Should the Dodgers re-sign Justin Turner or trade for Nolan Arenado? Depends on how crazy you want to get and how flexible you want to be.
Only 48 hours or so after we first heard the re-emergence of the rumor, it looks like we’ll be forced to address the largest question looming over the Dodgers’ immediate future.
Will the Los Angeles Dodgers run back their championship roster next year and allow Justin Turner to end his career in Hollywood on a two-year deal? Or will they learn the opposite lesson from 2020, realize that Mookie Betts was the difference between previous iterations of this team, and decide that more star power is always better?
We’d better act fast with our assessment here — according to former GM Jim Bowden, Nolan Arenado will be a Dodger by Christmas, leaving us only a full advent calendar’s worth of days to decide if we actually want that or not.
Let’s get one thing out of the way: No, the cost of an Arenado should not be prohibitive. His much-ballyhooed contract is about $32.5 million per year until 2026, pending a decision to waive his no-trade clause and opt in. He’ll certainly do both if he’s rewarded with the chance to “come home” to Los Angeles (he’s a Newport Beach native).
In terms of basic sense, a capital-rich Arenado acquisition also makes a lot more sense than, say, a Francisco Lindor trade, the other superstar who’s been floated in recent weeks. The acquisition of Lindor (only one year of control remaining) would mean sacrificing Keibert Ruiz or Gavin Lux for a shortstop who immediately makes Corey Seager redundant. At least if Arenado’s the target, the front office could theoretically choose to extend themselves and commit long-term money to both Seager and Arenado.
Though Seager may eventually move off short, there’s no reason to be thinking so far down the line in 2020-21, and a Lindor trade changes the immediate narrative in the way an Arenado deal wouldn’t.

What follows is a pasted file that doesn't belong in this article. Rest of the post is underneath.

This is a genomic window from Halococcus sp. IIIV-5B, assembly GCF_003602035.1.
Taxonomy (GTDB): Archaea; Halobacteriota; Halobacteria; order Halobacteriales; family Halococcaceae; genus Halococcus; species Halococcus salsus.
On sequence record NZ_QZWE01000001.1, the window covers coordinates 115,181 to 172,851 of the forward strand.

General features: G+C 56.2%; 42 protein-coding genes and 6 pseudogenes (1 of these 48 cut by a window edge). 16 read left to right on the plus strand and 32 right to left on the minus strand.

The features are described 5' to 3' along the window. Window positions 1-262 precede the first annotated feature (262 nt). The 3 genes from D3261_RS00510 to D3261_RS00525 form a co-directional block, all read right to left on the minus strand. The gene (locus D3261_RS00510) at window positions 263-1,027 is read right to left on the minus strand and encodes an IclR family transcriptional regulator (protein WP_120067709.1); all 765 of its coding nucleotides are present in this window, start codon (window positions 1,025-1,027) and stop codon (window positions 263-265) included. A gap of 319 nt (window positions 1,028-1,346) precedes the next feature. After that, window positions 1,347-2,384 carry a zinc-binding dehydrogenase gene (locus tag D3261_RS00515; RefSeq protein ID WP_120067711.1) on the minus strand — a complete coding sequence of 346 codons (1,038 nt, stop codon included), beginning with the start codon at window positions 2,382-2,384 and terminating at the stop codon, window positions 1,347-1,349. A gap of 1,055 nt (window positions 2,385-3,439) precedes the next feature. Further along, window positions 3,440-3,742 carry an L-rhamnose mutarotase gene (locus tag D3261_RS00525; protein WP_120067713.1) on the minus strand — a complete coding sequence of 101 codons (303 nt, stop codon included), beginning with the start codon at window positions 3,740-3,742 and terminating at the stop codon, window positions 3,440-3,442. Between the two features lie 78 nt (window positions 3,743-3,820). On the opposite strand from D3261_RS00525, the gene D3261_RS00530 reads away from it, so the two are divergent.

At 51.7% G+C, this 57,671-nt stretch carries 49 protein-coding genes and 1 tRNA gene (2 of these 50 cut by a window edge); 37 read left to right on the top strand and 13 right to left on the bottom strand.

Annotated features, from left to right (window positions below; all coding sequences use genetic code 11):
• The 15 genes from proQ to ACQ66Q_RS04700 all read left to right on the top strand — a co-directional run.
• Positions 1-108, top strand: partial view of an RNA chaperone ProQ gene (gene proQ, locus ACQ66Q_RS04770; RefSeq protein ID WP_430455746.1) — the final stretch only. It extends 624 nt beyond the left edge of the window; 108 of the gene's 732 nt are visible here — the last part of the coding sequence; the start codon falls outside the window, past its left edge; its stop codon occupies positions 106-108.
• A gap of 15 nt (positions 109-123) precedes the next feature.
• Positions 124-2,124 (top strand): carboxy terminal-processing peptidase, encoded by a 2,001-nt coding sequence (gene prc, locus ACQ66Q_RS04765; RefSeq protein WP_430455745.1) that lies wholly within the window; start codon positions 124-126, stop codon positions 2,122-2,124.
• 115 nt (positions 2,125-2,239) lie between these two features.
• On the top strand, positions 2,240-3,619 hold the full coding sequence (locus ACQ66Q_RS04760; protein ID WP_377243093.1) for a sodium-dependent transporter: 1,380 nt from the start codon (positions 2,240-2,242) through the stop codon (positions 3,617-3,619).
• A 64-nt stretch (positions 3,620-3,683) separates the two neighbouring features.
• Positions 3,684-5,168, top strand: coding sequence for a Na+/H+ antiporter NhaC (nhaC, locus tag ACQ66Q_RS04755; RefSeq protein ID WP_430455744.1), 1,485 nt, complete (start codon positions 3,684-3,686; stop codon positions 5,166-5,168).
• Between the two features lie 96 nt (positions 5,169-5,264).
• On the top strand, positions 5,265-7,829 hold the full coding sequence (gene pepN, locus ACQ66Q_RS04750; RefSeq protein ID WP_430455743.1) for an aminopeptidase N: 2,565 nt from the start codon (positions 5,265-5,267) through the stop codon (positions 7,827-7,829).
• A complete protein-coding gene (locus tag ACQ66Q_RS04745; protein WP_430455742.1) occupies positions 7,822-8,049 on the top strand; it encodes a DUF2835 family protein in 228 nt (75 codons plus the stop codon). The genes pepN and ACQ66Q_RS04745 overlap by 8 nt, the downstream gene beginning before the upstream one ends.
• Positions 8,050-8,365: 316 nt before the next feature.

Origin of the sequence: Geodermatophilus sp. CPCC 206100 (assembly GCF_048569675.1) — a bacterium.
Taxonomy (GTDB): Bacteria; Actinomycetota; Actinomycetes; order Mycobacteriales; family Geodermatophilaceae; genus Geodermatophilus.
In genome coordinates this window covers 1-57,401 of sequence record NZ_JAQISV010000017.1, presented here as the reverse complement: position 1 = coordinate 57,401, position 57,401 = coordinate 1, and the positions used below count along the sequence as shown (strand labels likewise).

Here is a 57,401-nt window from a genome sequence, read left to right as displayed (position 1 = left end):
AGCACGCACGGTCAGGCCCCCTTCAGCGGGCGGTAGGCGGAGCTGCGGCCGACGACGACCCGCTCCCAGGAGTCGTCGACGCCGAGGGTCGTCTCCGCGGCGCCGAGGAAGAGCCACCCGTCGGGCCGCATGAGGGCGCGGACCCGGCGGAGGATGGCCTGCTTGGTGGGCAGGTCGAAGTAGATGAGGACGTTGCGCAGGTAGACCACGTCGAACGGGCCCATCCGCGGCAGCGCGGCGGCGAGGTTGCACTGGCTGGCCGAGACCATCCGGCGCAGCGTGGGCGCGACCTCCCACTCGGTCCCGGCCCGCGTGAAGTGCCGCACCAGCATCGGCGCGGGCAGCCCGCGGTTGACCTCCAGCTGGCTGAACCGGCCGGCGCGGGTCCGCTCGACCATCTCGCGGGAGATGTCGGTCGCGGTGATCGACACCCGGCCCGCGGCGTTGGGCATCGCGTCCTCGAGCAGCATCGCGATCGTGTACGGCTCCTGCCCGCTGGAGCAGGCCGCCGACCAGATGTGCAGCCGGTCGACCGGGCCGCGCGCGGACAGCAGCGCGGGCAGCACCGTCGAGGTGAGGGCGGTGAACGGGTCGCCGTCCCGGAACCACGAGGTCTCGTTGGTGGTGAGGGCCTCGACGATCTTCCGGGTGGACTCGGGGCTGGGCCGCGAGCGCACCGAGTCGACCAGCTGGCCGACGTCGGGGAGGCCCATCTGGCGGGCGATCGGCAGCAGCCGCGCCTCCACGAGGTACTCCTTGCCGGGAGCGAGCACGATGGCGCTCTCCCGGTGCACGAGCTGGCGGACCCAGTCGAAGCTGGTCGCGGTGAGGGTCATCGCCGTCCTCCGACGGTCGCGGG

Then, of course, there’s Turner, who means more to the Dodgers than he does to any other MLB team, entering a slow offseason for everyone further clouded by his personal controversy.
Let’s say Turner’s next deal takes him two years through his age-37 season. His partial 2020 season was extremely valuable, worth 1.3 WAR and featuring a .307/.400/.460 triple slash that looks a lot like his emergent prime.
Due to his age and intrinsic value, it’s highly likely he could return for two seasons well below the cost of just one year of Arenado. And we’re not talking about a pity extension here — right up to the finish line, Turner was arguably the World Champions’ third-most important player.
Think of it this way: Arenado comes with fewer complicating factors than Lindor, but Turner comes with none. If you re-sign Turner, you get to keep Gavin Lux. You get to pay Corey Seager, whether he moves or not. And you even get to wait and see what happens with Arenado in Colorado, somewhere he might loudly demand to leave again over the course of the next few years.
The 2020 season’s many complexities helped mute Arenado’s own drama, but prior to the league-wide shutdown, his complaining and agitating was at an all-time high. It could very easily reach that level again in a year or two, upping Colorado’s desperation and lowering their price.
Our verdict? Sign Turner, reap the benefits, eventually sign Seager, and keep one eye open regarding Arenado. Even if this offseason doesn’t feature a blockbuster pre-Christmas deal, 2022 very well might.